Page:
(Immigration and Asylum Chamber) Appeal Number: EA/07191/2017
THE IMMIGRATION ACTS
Heard at Glasgow
Decision & Reasons Promulgated
on 5 July 2019
on 10 September 2019
Mr C M G OCKELTON, VICE PRESIDENT
& UT JUDGE MACLEMAN
A U CEYLAN
(ANONYMITY DIRECTION NOT MADE)
THE SECRETARY OF STATE FOR THE HOME DEPARTMENT
For the Appellant: Mr V Sharma, The Chamber Practice, Aberdeen
For the Respondent: Mr A Govan, Senior Home Office Presenting Officer
DETERMINATION AND REASONS
1. The appellant appeals against the decision of FtT Judge Buchanan, promulgated on 26 April 2018.
2. The appellant, a citizen of Turkey, applied for a residence card under the Immigration (EEA) Regulations 2016 as the family member of his wife, a UK citizen, on the basis that she had been residing in an EEA state (the Republic of Ireland) as a self-employed person immediately before returning to the UK; that he and she had resided there together; and that their residence there was genuine - regulation 9 (2) (a) (i), (b) and (c).
3. In a decision dated 9 August 2017, the SSHD accepted that the appellant's wife resided in the Republic of Ireland as a self-employed person immediately before returning to the UK, and that they resided there together from 23 April to 13 September 2016. However, the SSHD did not accept that her centre of life "had transferred to Ireland, because she did not relinquish her life in the UK. It would therefore appear that it was always [her] intention to return to the UK". The decision goes on to hold that her residence in Ireland was not "genuine" and was "a means for circumventing the UK's domestic immigration rules or other immigration law".
4. We think that the decision of the SSHD discloses misconceptions which in turn have infected the decision of the FtT.
5. The transfer of the centre of the British citizen's life to the other EEA state is not a free-standing requirement, but only one of the factors relevant in terms of regulation 9(3) to whether residence in the EEA state was genuine. The regulations do not clarify whether a person may have more than one centre of life. Mr Govan did not submit that they should be read as imposing such a restriction.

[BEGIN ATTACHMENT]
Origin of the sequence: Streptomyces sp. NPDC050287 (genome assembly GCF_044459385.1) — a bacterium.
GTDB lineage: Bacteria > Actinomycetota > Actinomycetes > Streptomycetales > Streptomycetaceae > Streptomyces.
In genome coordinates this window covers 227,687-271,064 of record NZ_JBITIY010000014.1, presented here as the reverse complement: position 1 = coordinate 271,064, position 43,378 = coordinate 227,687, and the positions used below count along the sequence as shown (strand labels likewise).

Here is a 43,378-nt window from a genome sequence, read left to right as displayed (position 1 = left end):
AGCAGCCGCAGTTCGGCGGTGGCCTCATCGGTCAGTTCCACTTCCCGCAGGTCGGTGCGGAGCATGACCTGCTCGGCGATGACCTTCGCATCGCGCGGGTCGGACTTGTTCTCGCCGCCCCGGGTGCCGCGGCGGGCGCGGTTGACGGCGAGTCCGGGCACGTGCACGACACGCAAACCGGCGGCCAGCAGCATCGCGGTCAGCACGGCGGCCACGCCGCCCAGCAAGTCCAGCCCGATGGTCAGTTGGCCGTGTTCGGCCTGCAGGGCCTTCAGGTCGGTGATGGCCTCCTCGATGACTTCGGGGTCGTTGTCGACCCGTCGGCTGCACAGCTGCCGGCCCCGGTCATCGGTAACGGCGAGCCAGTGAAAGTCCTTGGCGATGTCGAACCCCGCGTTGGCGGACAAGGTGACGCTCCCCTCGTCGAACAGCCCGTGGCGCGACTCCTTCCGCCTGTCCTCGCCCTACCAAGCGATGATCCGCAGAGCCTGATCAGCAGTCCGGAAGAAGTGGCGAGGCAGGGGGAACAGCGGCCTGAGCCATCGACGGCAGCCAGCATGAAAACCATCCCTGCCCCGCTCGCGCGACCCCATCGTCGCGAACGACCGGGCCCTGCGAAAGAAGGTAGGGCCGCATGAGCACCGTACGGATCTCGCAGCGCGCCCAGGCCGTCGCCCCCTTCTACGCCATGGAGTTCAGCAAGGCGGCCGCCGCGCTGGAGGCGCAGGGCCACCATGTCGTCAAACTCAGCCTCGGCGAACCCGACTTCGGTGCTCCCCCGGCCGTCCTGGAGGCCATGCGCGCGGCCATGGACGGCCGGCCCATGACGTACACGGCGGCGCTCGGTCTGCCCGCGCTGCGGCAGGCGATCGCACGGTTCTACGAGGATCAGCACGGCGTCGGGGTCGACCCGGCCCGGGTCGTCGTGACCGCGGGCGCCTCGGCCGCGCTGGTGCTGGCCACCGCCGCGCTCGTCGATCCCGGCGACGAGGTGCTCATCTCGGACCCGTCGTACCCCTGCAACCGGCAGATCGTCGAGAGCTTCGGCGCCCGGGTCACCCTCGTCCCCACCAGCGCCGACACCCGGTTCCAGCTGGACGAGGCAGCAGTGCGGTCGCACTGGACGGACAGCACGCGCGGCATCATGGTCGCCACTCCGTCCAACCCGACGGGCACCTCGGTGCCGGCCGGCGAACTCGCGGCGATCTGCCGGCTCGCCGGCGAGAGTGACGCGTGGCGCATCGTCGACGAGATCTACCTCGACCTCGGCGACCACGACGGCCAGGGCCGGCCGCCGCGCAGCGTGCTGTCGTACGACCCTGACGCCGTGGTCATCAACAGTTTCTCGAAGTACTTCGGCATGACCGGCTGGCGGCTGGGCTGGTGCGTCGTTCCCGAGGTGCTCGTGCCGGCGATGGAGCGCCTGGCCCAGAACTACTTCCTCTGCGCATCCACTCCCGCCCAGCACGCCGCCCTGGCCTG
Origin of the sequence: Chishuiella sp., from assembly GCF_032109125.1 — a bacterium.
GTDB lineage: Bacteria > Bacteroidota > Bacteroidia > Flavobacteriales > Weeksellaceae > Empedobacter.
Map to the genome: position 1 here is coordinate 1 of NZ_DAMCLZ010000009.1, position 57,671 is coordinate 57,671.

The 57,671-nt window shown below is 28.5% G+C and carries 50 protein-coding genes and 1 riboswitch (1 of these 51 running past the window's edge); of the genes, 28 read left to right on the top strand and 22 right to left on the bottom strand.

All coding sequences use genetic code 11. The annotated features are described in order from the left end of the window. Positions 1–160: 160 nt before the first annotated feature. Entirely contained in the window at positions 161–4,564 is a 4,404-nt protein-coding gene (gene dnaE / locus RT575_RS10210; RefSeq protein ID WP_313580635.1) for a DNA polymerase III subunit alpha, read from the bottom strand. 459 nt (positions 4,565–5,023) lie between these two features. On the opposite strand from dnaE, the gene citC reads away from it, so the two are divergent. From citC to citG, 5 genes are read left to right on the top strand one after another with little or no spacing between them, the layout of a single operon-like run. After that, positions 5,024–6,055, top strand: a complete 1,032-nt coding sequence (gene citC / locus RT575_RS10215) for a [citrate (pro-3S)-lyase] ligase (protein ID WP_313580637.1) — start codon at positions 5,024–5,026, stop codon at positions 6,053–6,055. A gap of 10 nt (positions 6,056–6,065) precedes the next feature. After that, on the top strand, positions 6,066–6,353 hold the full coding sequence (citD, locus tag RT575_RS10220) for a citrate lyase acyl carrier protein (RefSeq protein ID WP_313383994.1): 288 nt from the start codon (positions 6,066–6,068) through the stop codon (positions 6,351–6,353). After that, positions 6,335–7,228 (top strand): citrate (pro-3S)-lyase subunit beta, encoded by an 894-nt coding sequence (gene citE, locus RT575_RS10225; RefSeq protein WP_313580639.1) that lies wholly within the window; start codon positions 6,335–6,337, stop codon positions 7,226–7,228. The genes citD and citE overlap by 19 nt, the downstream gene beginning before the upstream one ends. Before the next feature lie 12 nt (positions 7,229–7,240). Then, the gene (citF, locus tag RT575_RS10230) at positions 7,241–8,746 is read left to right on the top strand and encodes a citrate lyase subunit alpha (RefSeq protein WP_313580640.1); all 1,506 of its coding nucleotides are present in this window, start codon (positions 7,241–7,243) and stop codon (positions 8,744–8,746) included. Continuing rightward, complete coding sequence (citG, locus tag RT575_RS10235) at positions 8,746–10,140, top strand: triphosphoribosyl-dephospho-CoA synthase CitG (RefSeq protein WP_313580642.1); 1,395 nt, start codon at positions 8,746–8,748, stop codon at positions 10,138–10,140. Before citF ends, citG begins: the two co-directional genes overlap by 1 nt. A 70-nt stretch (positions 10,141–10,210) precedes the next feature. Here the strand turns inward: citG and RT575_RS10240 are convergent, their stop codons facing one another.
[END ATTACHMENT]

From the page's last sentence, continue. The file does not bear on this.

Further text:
6. The concept of free movement of migrant workers does not signify that an EEA citizen must at any one time have only one centre. Rather, it appears to envisage that EEA citizens may work in other EEA countries, retaining a home base in their country of origin. That might remain their principal centre, particularly if their work takes them to multiple destinations for varying periods. There is nothing contrary to the spirit or the letter of EEA law in the appellant's wife having a house and two adult children in Aberdeen after she moved to Dublin. It would be strange to expect her not to see Aberdeen as one of the centres of her life.
7. The decision goes far beyond the terms of the regulations in looking for the appellant's wife to have "relinquished" her life in the UK. That drastic test is devoid of any legal basis.
8. We see no reason to think that in moving to and working in Ireland the appellant's wife was engaging in anything other than the exercise of her free movement rights. The point might be tested from the point of view of the authorities in Ireland. Nothing could have given them reason to suspect that her residence there was anything but genuine.
9. The decision of the First-tier Tribunal on the appeal under the regulations is set aside. That appeal, as brought to the FtT, is allowed. (The appellant did not press the grounds in respect of the human rights appeal.)
10. The FtT made an anonymity direction, but for no apparent reason, so we discharge it, and this determination is not anonymised.
9 September 2019
UT Judge Macleman